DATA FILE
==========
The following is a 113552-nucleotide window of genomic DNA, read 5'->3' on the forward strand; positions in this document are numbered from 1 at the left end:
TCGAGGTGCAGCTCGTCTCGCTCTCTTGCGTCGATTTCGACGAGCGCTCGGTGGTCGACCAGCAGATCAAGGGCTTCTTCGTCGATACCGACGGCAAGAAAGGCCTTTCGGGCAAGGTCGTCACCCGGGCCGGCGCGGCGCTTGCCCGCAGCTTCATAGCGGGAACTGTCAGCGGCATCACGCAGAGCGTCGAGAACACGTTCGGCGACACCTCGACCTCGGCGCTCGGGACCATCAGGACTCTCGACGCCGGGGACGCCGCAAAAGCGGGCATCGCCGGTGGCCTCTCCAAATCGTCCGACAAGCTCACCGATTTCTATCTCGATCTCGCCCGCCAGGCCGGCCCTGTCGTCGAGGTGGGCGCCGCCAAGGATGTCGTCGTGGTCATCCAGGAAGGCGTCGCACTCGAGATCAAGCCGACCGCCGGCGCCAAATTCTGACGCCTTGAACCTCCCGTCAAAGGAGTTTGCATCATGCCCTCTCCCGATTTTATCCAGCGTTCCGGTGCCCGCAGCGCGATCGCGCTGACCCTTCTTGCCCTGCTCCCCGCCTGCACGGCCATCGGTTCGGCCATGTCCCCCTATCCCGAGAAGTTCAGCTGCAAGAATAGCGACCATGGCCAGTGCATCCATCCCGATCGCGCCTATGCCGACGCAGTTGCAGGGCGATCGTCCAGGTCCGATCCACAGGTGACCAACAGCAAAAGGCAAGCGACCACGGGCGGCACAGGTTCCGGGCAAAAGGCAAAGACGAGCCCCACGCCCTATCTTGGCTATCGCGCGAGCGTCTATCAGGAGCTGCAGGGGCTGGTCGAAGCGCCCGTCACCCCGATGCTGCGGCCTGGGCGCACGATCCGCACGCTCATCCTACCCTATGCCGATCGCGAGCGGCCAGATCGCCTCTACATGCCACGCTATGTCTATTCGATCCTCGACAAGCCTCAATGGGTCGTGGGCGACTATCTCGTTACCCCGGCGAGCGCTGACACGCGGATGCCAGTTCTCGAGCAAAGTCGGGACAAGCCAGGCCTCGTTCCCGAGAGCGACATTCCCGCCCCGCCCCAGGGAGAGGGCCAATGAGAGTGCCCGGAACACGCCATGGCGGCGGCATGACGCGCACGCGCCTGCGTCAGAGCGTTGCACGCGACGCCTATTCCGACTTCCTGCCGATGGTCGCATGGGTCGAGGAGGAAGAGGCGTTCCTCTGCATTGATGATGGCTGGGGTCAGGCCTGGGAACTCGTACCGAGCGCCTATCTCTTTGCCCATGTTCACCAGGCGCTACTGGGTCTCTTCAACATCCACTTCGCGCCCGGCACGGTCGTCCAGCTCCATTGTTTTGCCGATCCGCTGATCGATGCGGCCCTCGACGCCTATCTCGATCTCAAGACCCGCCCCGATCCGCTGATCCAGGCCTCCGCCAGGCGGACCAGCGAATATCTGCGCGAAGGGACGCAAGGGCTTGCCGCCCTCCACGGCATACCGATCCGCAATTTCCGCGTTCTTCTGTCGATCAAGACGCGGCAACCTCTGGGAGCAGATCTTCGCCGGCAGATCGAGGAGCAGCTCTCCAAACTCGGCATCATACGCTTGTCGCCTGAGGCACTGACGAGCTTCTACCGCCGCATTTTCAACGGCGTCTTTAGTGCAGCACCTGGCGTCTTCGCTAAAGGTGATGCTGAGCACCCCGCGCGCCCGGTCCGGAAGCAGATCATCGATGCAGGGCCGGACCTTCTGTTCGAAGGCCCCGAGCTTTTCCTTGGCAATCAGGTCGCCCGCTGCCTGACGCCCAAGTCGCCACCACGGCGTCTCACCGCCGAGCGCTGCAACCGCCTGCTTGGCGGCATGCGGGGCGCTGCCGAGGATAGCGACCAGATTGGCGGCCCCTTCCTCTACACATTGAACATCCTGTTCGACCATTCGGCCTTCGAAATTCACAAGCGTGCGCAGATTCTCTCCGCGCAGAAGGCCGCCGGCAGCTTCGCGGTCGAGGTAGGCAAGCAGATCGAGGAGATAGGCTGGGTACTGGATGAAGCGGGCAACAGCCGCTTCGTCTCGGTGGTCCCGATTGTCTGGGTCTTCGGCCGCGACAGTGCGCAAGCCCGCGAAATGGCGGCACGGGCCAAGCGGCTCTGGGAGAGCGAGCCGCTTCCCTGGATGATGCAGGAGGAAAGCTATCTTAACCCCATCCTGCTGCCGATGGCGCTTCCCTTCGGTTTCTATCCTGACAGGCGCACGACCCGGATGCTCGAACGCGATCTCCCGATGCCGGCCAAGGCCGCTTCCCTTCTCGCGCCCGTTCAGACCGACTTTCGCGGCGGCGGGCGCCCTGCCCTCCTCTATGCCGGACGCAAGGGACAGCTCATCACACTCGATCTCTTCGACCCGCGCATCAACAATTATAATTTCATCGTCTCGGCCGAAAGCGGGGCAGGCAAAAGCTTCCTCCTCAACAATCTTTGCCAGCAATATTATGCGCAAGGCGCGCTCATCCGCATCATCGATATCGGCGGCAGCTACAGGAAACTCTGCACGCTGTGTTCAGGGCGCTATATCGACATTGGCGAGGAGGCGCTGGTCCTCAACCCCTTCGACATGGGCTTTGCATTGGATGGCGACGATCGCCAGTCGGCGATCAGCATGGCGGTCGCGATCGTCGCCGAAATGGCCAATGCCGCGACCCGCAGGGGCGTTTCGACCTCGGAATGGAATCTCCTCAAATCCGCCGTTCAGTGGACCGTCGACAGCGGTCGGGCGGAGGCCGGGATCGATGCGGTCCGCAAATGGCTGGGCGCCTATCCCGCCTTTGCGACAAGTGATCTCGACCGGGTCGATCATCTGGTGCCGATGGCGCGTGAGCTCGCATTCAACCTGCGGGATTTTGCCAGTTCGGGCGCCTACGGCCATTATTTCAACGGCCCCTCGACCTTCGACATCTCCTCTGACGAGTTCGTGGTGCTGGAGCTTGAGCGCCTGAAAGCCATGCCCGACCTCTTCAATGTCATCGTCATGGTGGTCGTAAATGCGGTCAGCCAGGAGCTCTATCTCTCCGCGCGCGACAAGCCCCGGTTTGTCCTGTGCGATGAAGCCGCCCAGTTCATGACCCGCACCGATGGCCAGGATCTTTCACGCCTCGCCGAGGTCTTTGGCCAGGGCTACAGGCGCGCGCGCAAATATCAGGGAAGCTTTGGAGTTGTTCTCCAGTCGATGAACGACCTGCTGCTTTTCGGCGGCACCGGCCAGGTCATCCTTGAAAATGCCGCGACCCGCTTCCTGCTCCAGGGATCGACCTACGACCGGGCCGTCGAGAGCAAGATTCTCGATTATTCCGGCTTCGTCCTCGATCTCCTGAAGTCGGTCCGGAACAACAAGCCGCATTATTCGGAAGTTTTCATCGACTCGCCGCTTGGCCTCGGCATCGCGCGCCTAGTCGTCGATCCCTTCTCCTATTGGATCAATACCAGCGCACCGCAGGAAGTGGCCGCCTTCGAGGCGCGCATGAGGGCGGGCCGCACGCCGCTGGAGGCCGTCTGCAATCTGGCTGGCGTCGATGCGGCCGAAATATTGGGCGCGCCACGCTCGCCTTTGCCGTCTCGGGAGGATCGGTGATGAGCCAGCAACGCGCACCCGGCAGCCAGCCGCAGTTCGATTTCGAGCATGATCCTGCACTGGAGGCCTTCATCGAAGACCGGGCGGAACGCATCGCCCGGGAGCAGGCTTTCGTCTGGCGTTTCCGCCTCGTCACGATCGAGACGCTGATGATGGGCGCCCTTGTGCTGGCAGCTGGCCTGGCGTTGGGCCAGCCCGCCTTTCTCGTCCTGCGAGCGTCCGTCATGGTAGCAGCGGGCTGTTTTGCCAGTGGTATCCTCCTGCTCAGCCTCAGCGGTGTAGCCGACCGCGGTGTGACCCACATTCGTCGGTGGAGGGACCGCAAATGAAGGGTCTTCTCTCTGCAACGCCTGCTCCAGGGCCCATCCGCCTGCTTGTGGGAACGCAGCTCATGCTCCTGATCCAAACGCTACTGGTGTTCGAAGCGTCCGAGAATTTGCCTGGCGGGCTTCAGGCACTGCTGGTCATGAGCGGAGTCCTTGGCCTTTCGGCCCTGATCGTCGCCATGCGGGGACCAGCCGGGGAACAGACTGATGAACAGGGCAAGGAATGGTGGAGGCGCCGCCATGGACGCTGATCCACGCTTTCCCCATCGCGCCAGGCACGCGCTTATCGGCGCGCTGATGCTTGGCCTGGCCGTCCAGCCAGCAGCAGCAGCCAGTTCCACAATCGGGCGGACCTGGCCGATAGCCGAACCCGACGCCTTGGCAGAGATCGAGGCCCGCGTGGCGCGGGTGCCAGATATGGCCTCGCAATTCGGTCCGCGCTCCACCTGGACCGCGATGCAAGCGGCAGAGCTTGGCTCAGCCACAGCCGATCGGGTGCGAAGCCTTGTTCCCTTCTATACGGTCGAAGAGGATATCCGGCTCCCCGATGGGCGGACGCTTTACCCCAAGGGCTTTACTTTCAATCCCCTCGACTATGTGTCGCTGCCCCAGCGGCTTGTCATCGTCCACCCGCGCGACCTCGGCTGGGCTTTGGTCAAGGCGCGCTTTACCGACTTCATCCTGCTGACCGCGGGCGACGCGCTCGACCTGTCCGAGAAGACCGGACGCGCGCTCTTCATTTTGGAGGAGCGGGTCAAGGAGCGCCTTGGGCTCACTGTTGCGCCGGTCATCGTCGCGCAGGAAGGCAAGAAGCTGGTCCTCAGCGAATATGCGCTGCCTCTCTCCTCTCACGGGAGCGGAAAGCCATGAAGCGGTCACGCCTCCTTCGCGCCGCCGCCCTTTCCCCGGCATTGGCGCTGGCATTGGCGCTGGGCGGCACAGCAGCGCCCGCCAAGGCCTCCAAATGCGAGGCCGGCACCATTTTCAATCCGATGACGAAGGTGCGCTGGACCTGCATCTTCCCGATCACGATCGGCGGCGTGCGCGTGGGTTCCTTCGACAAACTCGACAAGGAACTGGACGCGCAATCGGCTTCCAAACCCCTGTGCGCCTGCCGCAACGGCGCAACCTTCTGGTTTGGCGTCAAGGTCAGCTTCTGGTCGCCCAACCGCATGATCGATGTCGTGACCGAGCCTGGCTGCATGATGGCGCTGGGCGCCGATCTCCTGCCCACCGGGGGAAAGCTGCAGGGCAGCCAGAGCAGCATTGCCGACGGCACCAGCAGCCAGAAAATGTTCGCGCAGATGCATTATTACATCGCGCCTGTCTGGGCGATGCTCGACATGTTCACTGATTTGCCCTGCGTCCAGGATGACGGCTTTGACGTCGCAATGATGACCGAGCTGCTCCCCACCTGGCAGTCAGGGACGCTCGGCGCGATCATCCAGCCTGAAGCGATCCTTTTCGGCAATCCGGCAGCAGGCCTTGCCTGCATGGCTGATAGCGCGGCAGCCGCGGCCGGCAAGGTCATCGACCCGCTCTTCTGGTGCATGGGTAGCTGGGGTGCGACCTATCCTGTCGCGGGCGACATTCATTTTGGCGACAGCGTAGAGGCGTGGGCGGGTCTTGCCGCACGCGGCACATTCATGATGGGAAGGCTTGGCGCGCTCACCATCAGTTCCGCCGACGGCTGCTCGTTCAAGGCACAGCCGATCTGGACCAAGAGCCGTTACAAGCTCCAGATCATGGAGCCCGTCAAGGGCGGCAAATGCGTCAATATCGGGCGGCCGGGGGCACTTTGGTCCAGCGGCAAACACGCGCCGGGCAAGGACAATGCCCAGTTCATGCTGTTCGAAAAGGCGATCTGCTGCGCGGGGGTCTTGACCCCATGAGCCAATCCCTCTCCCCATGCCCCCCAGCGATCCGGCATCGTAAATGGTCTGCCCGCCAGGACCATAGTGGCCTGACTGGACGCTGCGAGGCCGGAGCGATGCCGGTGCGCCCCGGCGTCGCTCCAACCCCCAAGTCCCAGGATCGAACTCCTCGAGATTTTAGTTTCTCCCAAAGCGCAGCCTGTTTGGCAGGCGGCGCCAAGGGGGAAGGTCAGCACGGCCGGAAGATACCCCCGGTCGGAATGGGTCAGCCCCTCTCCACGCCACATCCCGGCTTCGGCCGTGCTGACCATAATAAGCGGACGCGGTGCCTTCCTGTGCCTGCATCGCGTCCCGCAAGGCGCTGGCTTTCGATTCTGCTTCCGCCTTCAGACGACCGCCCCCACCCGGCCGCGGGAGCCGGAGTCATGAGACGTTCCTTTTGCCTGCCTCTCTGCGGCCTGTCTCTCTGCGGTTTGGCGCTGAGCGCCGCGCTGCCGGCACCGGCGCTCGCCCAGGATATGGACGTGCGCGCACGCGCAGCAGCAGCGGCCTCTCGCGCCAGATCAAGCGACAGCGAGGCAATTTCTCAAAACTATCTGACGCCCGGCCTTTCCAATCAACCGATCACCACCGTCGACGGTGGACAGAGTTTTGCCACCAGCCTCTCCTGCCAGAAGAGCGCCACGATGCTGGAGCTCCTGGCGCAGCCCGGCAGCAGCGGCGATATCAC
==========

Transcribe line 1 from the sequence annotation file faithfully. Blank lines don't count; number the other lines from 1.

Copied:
The following is a 113552-nucleotide window of genomic DNA, read 5'->3' on the forward strand; positions in this document are numbered from 1 at the left end: